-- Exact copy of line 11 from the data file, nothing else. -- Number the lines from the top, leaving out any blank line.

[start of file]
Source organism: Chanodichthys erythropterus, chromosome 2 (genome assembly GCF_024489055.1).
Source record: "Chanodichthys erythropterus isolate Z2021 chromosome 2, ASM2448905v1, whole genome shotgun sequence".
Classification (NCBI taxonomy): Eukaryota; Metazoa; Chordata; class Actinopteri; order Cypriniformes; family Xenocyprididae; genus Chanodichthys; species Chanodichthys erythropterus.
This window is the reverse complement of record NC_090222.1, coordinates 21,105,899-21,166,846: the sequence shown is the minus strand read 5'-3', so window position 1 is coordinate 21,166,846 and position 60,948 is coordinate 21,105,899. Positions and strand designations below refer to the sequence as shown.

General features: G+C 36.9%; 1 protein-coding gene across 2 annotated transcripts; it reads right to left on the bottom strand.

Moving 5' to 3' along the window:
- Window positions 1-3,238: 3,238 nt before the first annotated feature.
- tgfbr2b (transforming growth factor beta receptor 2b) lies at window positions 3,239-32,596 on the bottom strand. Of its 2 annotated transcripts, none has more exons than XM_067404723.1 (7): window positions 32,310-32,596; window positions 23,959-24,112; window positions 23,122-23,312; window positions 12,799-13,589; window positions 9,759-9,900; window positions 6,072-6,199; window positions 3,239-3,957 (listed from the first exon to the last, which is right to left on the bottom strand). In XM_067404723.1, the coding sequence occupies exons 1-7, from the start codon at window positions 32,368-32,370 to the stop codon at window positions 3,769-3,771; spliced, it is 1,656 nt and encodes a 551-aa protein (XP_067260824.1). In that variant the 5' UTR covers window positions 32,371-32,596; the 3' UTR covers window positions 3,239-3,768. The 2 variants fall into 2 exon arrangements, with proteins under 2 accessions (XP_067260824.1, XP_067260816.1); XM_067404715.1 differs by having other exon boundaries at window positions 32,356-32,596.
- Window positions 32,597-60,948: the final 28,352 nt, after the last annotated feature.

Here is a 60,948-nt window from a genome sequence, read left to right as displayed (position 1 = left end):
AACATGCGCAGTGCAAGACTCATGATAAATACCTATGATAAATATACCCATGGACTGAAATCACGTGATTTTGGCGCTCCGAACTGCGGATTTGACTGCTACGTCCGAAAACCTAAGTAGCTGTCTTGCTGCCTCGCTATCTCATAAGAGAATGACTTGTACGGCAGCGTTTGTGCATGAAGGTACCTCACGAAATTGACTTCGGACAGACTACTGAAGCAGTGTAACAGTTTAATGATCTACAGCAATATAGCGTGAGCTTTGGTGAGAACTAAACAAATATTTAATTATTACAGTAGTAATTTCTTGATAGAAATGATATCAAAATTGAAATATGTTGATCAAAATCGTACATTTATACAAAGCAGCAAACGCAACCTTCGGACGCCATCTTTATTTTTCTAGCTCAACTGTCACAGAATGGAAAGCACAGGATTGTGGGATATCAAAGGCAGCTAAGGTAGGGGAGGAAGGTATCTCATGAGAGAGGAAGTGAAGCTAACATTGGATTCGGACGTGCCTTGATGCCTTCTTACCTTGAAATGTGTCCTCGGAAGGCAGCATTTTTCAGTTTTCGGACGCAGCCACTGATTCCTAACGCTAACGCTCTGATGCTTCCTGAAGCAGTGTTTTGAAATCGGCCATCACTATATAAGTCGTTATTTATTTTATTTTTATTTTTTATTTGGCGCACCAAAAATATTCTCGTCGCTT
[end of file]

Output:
AACATGCGCAGTGCAAGACTCATGATAAATACCTATGATAAATATACCCATGGACTGAAATCACGTGATTTTGGCGCTCCGAACTGCGGATTTGACTGCTACGTCCGAAAACCTAAGTAGCTGTCTTGCTGCCTCGCTATCTCATAAGAGAATGACTTGTACGGCAGCGTTTGTGCATGAAGGTACCTCACGAAATTGACTTCGGACAGACTACTGAAGCAGTGTAACAGTTTAATGATCTACAGCAATATAGCGTGAGCTTTGGTGAGAACTAAACAAATATTTAATTATTACAGTAGTAATTTCTTGATAGAAATGATATCAAAATTGAAATATGTTGATCAAAATCGTACATTTATACAAAGCAGCAAACGCAACCTTCGGACGCCATCTTTATTTTTCTAGCTCAACTGTCACAGAATGGAAAGCACAGGATTGTGGGATATCAAAGGCAGCTAAGGTAGGGGAGGAAGGTATCTCATGAGAGAGGAAGTGAAGCTAACATTGGATTCGGACGTGCCTTGATGCCTTCTTACCTTGAAATGTGTCCTCGGAAGGCAGCATTTTTCAGTTTTCGGACGCAGCCACTGATTCCTAACGCTAACGCTCTGATGCTTCCTGAAGCAGTGTTTTGAAATCGGCCATCACTATATAAGTCGTTATTTATTTTATTTTTATTTTTTATTTGGCGCACCAAAAATATTCTCGTCGCTT